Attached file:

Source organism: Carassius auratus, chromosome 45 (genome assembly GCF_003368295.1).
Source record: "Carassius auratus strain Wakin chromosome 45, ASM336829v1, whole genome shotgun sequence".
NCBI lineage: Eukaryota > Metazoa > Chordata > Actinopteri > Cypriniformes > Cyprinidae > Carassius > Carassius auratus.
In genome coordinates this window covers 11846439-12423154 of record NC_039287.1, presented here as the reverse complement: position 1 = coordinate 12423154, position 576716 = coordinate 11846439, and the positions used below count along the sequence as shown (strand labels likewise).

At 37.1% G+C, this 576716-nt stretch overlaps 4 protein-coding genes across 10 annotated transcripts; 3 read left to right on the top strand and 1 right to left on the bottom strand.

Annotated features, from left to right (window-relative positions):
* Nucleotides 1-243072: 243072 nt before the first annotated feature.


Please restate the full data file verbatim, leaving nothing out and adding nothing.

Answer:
Source organism: Carassius auratus, chromosome 45 (genome assembly GCF_003368295.1).
Source record: "Carassius auratus strain Wakin chromosome 45, ASM336829v1, whole genome shotgun sequence".
NCBI lineage: Eukaryota > Metazoa > Chordata > Actinopteri > Cypriniformes > Cyprinidae > Carassius > Carassius auratus.
In genome coordinates this window covers 11846439-12423154 of record NC_039287.1, presented here as the reverse complement: position 1 = coordinate 12423154, position 576716 = coordinate 11846439, and the positions used below count along the sequence as shown (strand labels likewise).

At 37.1% G+C, this 576716-nt stretch overlaps 4 protein-coding genes across 10 annotated transcripts; 3 read left to right on the top strand and 1 right to left on the bottom strand.

Annotated features, from left to right (window-relative positions):
* Nucleotides 1-243072: 243072 nt before the first annotated feature.